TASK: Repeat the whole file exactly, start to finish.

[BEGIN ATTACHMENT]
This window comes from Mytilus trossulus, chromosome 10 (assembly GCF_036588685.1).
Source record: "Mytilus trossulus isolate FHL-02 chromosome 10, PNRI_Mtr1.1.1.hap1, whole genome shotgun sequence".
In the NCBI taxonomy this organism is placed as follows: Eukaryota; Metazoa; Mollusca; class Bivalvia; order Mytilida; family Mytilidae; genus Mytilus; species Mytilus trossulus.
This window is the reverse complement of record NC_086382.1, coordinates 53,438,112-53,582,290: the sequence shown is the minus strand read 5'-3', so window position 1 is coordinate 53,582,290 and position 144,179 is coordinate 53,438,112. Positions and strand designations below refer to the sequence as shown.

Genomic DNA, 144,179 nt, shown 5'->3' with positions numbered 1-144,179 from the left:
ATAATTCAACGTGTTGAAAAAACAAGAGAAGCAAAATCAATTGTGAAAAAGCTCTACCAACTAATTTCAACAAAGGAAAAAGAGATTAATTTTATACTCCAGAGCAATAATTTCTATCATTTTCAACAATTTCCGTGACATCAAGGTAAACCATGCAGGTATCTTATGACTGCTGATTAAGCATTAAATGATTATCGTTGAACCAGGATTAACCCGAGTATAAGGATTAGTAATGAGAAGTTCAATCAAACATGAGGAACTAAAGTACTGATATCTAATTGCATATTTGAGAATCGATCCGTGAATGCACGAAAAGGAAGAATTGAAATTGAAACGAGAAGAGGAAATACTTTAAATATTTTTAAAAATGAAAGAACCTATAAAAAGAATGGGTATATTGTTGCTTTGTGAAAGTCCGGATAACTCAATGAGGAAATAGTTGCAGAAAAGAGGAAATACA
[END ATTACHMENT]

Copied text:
This window comes from Mytilus trossulus, chromosome 10 (assembly GCF_036588685.1).
Source record: "Mytilus trossulus isolate FHL-02 chromosome 10, PNRI_Mtr1.1.1.hap1, whole genome shotgun sequence".
In the NCBI taxonomy this organism is placed as follows: Eukaryota; Metazoa; Mollusca; class Bivalvia; order Mytilida; family Mytilidae; genus Mytilus; species Mytilus trossulus.
This window is the reverse complement of record NC_086382.1, coordinates 53,438,112-53,582,290: the sequence shown is the minus strand read 5'-3', so window position 1 is coordinate 53,582,290 and position 144,179 is coordinate 53,438,112. Positions and strand designations below refer to the sequence as shown.

Genomic DNA, 144,179 nt, shown 5'->3' with positions numbered 1-144,179 from the left:
ATAATTCAACGTGTTGAAAAAACAAGAGAAGCAAAATCAATTGTGAAAAAGCTCTACCAACTAATTTCAACAAAGGAAAAAGAGATTAATTTTATACTCCAGAGCAATAATTTCTATCATTTTCAACAATTTCCGTGACATCAAGGTAAACCATGCAGGTATCTTATGACTGCTGATTAAGCATTAAATGATTATCGTTGAACCAGGATTAACCCGAGTATAAGGATTAGTAATGAGAAGTTCAATCAAACATGAGGAACTAAAGTACTGATATCTAATTGCATATTTGAGAATCGATCCGTGAATGCACGAAAAGGAAGAATTGAAATTGAAACGAGAAGAGGAAATACTTTAAATATTTTTAAAAATGAAAGAACCTATAAAAAGAATGGGTATATTGTTGCTTTGTGAAAGTCCGGATAACTCAATGAGGAAATAGTTGCAGAAAAGAGGAAATACA